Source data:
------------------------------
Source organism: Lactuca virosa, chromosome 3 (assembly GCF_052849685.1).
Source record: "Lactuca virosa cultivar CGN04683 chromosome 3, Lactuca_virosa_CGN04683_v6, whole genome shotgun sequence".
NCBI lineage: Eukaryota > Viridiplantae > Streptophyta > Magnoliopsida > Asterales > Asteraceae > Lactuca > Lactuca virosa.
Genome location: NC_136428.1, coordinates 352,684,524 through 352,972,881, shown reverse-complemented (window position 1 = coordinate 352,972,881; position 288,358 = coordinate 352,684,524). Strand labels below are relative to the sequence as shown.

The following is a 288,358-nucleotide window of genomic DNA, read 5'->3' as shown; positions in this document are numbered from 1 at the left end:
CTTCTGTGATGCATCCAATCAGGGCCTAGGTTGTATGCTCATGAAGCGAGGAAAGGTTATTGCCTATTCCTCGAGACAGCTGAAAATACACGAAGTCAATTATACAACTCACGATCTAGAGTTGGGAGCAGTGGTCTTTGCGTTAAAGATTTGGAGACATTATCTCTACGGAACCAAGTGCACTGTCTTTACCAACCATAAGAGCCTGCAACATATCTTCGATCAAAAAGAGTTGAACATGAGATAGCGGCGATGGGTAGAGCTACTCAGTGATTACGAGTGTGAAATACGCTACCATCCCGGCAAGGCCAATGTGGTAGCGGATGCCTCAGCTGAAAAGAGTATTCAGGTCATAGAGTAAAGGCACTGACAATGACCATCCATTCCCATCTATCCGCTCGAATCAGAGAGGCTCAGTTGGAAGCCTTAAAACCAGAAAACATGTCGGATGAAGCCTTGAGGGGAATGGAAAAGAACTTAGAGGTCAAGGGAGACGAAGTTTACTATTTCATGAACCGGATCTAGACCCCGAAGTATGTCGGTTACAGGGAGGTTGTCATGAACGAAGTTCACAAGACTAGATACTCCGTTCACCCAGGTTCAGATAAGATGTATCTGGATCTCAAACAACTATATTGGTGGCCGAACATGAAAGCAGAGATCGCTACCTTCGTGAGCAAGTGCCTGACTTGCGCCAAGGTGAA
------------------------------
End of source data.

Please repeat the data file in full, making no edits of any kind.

Source organism: Lactuca virosa, chromosome 3 (assembly GCF_052849685.1).
Source record: "Lactuca virosa cultivar CGN04683 chromosome 3, Lactuca_virosa_CGN04683_v6, whole genome shotgun sequence".
NCBI lineage: Eukaryota > Viridiplantae > Streptophyta > Magnoliopsida > Asterales > Asteraceae > Lactuca > Lactuca virosa.
Genome location: NC_136428.1, coordinates 352,684,524 through 352,972,881, shown reverse-complemented (window position 1 = coordinate 352,972,881; position 288,358 = coordinate 352,684,524). Strand labels below are relative to the sequence as shown.

The following is a 288,358-nucleotide window of genomic DNA, read 5'->3' as shown; positions in this document are numbered from 1 at the left end:
CTTCTGTGATGCATCCAATCAGGGCCTAGGTTGTATGCTCATGAAGCGAGGAAAGGTTATTGCCTATTCCTCGAGACAGCTGAAAATACACGAAGTCAATTATACAACTCACGATCTAGAGTTGGGAGCAGTGGTCTTTGCGTTAAAGATTTGGAGACATTATCTCTACGGAACCAAGTGCACTGTCTTTACCAACCATAAGAGCCTGCAACATATCTTCGATCAAAAAGAGTTGAACATGAGATAGCGGCGATGGGTAGAGCTACTCAGTGATTACGAGTGTGAAATACGCTACCATCCCGGCAAGGCCAATGTGGTAGCGGATGCCTCAGCTGAAAAGAGTATTCAGGTCATAGAGTAAAGGCACTGACAATGACCATCCATTCCCATCTATCCGCTCGAATCAGAGAGGCTCAGTTGGAAGCCTTAAAACCAGAAAACATGTCGGATGAAGCCTTGAGGGGAATGGAAAAGAACTTAGAGGTCAAGGGAGACGAAGTTTACTATTTCATGAACCGGATCTAGACCCCGAAGTATGTCGGTTACAGGGAGGTTGTCATGAACGAAGTTCACAAGACTAGATACTCCGTTCACCCAGGTTCAGATAAGATGTATCTGGATCTCAAACAACTATATTGGTGGCCGAACATGAAAGCAGAGATCGCTACCTTCGTGAGCAAGTGCCTGACTTGCGCCAAGGTGAA